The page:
Aldous Huxley’s Brave New World seems, for the most part, to be closer to the future we are facing in the West than George Orwell’s Nineteen Eighty-Four. I do think that parts of Orwell’s vision are still important, however; in particular the appendix to Nineteen Eighty-Four on Newspeak and Orwell’s essay on “Politics and the English Language.” But I want to focus on an important passage from Huxley’s preface to the second edition (1947) of Brave New World. I will quote it here:
Nor does the sexual promiscuity of Brave New World seem so very distant. There are already certain American cities in which the number of divorces is equal to the number of marriages. In a few years, no doubt, marriage licenses will be sold like dog licenses, good for a period of twelve months, with no law against changing dogs or keeping more than one animal at a time. As political and economic freedom diminishes, sexual freedom tends compensating to increase. And the dictator (unless he needs cannon fodder and families with which to colonize empty or conquered territories) will do well to encourage that freedom. In conjunction with the freedom to daydream under the influence of dope and movies and the radio, it will help to reconcile his subjects to the servitude which is their fate. [Italics mine – HFA]
It is one thing that many libertarians want to add sexual freedom to the long list of freedoms that they would like to promote. And we have seen “conservatives” mocked because they would shrink government and yet insert it into the bedroom. [How does that apply to abortion? Abortionists don’t do house calls, do they?] But let’s look at the other side of the coin, the “progressives”, often in American English called “liberals”.
“Progressives” are generally known for wanting to increase legislation, regulation, and restriction on our lives. Guess what is the exception. They want to keep government “out of the bedroom”, but if you want to build an extra bedroom on your house, you will be answering to City Hall, and maybe to the Coastal Commission. If you wish to accompany your romantic activities in the bedroom with a roaring fire in the fireplace, make sure you don’t do it on a “No Burn Day”, of which many have been declared in Southern California this winter. In fact, homes built after a certain recent date cannot have real fireplaces at all! Businesses, of course, have to keep their eyes open even more to make sure they are not violating some law or regulation; and to contend that the penumbra “constitutional right of privacy” extends to our finances is enough to mark you out as an extremist, as the Swiss have now admitted. The “private Swiss account” is a thing of the past.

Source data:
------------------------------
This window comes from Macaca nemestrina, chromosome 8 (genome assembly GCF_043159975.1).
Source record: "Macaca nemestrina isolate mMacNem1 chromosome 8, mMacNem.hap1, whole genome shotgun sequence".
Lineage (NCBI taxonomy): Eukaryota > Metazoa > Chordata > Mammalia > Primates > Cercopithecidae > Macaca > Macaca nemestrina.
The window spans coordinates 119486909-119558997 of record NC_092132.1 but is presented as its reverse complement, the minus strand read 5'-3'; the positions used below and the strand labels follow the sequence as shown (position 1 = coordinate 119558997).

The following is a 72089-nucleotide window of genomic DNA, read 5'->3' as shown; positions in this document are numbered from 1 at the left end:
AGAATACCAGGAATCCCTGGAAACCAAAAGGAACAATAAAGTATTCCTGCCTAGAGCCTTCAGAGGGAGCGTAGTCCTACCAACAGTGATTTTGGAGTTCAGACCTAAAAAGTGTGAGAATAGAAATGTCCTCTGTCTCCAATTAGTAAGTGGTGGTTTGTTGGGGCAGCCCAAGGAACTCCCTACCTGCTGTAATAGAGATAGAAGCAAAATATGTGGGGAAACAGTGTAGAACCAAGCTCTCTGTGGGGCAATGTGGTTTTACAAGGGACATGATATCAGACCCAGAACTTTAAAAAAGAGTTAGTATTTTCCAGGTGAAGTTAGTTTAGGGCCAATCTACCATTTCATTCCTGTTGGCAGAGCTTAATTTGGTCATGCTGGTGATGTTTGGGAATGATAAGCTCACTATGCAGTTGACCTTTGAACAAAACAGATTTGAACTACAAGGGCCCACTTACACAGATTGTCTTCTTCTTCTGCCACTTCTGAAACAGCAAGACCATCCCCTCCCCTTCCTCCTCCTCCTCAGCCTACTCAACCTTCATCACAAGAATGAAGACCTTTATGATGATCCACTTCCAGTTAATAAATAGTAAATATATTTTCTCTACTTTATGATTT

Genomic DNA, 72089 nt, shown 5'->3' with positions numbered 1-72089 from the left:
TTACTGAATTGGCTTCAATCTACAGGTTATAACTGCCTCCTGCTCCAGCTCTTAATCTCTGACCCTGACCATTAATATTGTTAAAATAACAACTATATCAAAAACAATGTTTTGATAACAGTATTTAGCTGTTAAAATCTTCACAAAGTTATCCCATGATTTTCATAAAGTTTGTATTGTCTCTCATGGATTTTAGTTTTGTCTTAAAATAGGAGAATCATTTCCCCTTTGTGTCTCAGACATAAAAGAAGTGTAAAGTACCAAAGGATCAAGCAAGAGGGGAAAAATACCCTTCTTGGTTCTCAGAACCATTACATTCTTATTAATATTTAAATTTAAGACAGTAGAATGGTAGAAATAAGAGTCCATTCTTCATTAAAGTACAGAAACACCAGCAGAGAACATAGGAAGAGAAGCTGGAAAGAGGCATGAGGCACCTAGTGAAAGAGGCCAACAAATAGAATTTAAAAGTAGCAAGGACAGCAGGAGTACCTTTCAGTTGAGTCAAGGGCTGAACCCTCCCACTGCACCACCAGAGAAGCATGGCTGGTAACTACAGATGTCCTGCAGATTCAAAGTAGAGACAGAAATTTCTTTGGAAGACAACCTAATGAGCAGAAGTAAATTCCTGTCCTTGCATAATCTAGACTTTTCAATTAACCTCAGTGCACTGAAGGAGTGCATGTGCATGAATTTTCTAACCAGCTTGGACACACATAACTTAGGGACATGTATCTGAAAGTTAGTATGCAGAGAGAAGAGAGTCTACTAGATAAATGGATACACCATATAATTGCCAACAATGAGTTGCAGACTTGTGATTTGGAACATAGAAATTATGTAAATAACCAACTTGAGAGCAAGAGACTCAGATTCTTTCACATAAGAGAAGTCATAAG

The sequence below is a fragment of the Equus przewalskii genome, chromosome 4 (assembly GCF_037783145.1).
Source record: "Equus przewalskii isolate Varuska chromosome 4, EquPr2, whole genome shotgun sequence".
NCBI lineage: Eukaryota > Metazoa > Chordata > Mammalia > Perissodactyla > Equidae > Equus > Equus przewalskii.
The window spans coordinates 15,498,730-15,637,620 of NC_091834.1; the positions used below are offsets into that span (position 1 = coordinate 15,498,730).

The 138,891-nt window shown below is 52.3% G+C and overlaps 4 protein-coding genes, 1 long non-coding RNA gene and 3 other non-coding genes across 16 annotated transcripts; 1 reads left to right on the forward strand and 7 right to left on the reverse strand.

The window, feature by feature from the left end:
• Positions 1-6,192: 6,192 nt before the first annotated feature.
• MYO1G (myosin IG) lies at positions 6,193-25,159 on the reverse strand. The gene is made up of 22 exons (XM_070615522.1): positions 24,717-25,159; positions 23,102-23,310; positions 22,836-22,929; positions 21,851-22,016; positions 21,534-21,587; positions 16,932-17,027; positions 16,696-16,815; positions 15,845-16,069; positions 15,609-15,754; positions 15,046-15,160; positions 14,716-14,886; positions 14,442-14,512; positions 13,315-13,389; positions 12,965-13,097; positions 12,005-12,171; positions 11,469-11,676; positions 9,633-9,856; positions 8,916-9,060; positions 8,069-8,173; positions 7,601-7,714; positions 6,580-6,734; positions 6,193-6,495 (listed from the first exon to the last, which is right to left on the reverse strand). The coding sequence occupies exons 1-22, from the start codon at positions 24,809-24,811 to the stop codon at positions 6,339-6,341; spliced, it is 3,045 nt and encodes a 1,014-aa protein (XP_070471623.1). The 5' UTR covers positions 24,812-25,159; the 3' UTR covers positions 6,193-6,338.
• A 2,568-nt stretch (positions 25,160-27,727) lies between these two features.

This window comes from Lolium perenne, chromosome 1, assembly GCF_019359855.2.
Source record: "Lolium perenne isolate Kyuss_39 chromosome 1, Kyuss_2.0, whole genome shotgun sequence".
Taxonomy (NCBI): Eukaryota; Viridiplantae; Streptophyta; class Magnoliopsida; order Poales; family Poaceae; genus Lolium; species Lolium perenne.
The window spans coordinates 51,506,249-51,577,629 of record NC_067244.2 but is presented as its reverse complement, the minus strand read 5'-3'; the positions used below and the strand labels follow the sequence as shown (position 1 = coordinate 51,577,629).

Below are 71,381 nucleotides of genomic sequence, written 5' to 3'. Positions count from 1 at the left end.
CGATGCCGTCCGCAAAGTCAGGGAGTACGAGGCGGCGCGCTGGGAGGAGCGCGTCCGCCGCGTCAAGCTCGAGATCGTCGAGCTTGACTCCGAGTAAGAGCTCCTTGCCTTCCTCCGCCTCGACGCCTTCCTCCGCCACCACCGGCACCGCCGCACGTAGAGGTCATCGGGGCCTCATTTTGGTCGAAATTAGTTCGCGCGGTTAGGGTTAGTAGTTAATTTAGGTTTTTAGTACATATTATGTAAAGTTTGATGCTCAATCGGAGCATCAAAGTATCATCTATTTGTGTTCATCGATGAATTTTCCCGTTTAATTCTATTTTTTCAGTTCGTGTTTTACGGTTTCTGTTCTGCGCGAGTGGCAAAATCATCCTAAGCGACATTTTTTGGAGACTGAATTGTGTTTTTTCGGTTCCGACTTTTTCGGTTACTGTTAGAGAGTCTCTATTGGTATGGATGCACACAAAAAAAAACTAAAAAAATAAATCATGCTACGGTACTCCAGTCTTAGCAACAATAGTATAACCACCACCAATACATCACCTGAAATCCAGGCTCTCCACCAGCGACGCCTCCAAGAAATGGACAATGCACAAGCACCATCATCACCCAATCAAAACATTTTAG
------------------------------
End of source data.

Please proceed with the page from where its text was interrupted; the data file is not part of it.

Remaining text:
Why do I not see progressives being mocked about this inconsistency? Well, perhaps they hold that sexual freedom and some related freedoms having to do with life [such as abortion and euthanasia] are the first and most important freedoms, for which we may have to abridge the rest. But if Huxley is right, it is more suitable to call sexual freedom the Last Freedom, the one that remains when all others are taken away.
What then is the First Freedom? It is generally said to be religious liberty and right of conscience; that people should be not only free to practice their religion openly, but advocate it and seek converts to it, and even more to the point, be free to apostatize from it and convert to another. This is the freedom that the Muslim world has not come to accept.
Calvinist thought on the Ten Commandments has generally divided morality into two sections; our duties to God, comprised in the first 3½ commandments, and our duties to our fellow humans, to be found in the next 6½. The first is no business of government at all. The second is the basis of our law. [C. S. Lewis points out, in Mere Christianity, that there is a third kind of morality, which has to do with our training and empowering ourselves to be righteous and functional people, or not; civil government is not supposed to be involved in this in the criminal or civil law, but gets involved in it where government becomes educator of the young or rehabilitator of criminals.]